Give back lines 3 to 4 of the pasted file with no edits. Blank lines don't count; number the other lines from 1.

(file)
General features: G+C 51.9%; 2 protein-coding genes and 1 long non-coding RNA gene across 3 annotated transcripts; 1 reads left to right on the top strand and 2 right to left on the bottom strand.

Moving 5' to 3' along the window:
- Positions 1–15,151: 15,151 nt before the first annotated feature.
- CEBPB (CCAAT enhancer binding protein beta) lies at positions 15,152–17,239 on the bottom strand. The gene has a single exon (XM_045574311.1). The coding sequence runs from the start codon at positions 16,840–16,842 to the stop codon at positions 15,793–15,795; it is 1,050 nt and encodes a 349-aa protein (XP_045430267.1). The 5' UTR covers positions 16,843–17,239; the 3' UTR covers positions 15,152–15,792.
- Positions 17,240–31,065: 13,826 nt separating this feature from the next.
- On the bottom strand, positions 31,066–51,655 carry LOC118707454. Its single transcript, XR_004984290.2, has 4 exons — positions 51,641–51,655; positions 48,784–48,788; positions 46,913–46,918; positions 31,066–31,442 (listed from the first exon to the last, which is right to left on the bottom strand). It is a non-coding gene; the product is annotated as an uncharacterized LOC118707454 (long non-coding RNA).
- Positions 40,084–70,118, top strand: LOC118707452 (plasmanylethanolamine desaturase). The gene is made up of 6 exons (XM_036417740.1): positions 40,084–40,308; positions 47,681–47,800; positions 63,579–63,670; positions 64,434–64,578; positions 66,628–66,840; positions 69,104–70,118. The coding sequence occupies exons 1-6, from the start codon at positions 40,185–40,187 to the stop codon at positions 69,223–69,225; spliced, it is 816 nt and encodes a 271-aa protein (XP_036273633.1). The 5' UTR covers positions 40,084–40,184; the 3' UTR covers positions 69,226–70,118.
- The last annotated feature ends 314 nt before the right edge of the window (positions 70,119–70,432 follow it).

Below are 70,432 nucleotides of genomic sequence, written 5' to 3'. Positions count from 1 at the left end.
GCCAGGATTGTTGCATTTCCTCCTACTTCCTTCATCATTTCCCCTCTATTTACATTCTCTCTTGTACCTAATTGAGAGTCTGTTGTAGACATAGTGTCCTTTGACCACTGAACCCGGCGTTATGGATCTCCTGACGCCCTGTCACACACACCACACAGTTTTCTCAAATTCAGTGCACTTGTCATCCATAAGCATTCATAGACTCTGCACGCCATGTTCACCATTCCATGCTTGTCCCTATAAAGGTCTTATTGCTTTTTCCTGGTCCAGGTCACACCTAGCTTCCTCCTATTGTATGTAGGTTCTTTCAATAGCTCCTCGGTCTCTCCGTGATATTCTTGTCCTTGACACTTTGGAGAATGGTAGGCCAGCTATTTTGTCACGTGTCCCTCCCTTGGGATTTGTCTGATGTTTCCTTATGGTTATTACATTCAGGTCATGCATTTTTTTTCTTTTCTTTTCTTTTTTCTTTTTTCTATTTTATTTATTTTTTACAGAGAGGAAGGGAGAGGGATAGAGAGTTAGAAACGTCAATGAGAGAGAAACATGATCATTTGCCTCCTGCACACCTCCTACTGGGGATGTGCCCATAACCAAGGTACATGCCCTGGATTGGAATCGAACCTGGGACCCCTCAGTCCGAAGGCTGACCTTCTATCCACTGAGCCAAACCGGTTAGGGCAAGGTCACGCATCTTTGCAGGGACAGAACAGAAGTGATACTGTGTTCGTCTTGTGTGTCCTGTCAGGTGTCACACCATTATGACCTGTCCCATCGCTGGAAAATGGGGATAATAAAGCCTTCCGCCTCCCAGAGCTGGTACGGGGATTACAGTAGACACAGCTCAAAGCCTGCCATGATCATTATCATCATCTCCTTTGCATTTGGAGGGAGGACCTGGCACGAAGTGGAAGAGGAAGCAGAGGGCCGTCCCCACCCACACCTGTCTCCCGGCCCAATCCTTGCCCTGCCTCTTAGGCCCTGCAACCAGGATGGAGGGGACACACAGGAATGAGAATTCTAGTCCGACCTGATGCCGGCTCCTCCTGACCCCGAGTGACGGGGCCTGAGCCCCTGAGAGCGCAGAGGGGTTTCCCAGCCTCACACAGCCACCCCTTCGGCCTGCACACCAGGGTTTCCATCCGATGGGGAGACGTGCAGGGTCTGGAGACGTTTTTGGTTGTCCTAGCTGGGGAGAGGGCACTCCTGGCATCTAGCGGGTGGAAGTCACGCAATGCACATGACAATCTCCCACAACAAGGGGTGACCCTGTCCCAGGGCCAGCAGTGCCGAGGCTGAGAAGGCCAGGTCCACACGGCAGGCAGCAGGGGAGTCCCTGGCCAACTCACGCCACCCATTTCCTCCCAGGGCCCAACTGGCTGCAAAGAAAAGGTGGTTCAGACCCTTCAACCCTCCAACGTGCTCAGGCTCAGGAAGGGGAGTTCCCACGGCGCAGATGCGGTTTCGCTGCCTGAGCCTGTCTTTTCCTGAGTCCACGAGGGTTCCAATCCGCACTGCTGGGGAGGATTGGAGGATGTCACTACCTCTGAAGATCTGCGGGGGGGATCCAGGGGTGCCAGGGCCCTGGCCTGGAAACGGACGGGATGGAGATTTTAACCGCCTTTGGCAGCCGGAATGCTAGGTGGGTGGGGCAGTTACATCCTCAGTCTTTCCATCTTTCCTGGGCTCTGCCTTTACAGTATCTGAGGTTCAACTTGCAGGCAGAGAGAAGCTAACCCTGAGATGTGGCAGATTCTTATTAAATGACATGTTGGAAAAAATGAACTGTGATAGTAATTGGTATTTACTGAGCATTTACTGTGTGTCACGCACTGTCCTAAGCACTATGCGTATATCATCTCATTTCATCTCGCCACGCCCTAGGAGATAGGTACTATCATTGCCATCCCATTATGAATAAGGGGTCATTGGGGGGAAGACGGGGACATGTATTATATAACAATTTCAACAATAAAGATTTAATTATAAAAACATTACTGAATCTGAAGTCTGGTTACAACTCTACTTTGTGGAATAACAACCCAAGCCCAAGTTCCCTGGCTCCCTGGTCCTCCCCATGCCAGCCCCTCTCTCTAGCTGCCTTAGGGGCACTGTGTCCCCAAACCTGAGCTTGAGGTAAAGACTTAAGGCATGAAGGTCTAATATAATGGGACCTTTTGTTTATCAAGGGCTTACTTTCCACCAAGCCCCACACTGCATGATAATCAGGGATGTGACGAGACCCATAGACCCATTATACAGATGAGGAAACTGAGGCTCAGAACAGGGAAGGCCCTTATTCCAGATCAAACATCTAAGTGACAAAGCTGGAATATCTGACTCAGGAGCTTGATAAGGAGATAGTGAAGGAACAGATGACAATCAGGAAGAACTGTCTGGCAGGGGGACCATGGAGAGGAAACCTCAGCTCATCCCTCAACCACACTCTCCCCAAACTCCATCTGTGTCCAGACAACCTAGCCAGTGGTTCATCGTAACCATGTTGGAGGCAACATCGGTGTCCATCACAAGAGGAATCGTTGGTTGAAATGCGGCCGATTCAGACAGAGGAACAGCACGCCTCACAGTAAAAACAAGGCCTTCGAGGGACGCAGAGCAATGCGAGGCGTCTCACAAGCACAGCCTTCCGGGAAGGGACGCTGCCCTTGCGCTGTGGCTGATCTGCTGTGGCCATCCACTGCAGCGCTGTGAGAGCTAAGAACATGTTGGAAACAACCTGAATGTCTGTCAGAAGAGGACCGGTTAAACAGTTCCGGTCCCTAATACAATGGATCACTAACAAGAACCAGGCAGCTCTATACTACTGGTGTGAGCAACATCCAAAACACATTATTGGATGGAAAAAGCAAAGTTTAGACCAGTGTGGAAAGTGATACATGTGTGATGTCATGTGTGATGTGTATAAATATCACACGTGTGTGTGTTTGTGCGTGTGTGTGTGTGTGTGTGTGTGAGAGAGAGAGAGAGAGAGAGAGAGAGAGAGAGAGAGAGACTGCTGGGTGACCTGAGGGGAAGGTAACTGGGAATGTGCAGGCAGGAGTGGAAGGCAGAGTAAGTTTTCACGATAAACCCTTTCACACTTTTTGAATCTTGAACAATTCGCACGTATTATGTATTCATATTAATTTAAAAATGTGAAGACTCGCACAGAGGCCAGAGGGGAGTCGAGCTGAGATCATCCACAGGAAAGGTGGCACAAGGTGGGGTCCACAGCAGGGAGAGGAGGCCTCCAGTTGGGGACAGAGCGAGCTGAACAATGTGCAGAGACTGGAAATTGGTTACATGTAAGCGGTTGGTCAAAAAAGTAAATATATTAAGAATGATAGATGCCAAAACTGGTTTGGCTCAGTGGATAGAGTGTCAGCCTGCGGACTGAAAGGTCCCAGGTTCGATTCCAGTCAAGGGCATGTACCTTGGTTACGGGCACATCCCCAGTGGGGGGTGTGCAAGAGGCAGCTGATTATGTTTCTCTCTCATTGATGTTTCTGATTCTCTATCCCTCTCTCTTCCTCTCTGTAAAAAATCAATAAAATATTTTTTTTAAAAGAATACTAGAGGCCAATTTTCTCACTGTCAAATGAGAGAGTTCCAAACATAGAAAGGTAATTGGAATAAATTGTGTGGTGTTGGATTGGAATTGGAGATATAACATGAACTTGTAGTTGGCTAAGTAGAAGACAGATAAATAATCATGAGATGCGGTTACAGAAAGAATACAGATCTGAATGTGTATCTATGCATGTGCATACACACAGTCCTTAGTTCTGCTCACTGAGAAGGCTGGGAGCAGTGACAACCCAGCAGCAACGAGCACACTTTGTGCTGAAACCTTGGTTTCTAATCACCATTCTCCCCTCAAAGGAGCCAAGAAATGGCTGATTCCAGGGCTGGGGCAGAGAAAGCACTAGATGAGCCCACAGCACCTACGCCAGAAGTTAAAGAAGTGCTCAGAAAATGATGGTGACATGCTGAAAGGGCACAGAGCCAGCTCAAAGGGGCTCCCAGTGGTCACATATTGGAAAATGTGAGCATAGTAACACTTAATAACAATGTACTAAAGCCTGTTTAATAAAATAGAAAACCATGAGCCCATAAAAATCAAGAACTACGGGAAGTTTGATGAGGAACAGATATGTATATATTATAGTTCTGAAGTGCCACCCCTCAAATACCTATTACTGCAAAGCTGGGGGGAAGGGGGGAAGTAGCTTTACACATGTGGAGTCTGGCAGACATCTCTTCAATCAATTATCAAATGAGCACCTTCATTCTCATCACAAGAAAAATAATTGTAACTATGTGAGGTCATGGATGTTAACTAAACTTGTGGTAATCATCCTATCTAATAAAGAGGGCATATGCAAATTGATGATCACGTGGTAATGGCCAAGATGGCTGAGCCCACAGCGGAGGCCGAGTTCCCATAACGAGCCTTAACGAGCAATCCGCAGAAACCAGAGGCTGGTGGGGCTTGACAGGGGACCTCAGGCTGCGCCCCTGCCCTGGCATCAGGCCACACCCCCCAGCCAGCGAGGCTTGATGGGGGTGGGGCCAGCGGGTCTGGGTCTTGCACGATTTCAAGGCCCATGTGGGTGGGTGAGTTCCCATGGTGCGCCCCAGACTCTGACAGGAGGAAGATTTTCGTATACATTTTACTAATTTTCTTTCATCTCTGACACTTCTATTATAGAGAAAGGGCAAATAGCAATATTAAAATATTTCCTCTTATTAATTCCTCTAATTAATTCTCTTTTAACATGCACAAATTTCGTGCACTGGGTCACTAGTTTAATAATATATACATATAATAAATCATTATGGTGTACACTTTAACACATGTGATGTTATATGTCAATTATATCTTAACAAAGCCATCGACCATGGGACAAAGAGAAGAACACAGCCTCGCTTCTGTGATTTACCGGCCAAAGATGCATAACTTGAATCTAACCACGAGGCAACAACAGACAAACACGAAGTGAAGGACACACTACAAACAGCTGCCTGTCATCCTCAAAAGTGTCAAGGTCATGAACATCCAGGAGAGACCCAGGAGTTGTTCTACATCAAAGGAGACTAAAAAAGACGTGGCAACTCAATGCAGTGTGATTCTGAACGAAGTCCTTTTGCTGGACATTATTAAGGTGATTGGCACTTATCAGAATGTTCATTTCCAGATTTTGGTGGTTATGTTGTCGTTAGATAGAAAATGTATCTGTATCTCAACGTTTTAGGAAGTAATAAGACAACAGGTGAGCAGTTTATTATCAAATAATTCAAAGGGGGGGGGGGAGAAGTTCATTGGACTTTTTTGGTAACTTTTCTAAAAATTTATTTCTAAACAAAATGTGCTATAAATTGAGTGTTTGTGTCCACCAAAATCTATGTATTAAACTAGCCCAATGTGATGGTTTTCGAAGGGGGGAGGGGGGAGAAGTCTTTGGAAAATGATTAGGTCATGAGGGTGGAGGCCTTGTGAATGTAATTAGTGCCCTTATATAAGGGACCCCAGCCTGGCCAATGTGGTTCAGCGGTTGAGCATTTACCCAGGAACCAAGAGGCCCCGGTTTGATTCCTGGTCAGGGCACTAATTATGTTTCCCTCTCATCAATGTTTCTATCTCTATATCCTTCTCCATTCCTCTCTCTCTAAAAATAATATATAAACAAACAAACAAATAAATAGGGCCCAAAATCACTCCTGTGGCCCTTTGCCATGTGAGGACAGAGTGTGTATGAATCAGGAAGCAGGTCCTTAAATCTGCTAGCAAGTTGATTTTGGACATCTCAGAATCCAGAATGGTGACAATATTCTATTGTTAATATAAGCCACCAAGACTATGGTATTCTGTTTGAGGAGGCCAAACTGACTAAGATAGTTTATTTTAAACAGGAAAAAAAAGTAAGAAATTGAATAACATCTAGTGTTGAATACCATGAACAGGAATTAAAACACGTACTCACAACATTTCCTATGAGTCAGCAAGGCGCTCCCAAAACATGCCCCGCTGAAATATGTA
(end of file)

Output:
- Positions 1–15,151: 15,151 nt before the first annotated feature.
- CEBPB (CCAAT enhancer binding protein beta) lies at positions 15,152–17,239 on the bottom strand. The gene has a single exon (XM_045574311.1). The coding sequence runs from the start codon at positions 16,840–16,842 to the stop codon at positions 15,793–15,795; it is 1,050 nt and encodes a 349-aa protein (XP_045430267.1). The 5' UTR covers positions 16,843–17,239; the 3' UTR covers positions 15,152–15,792.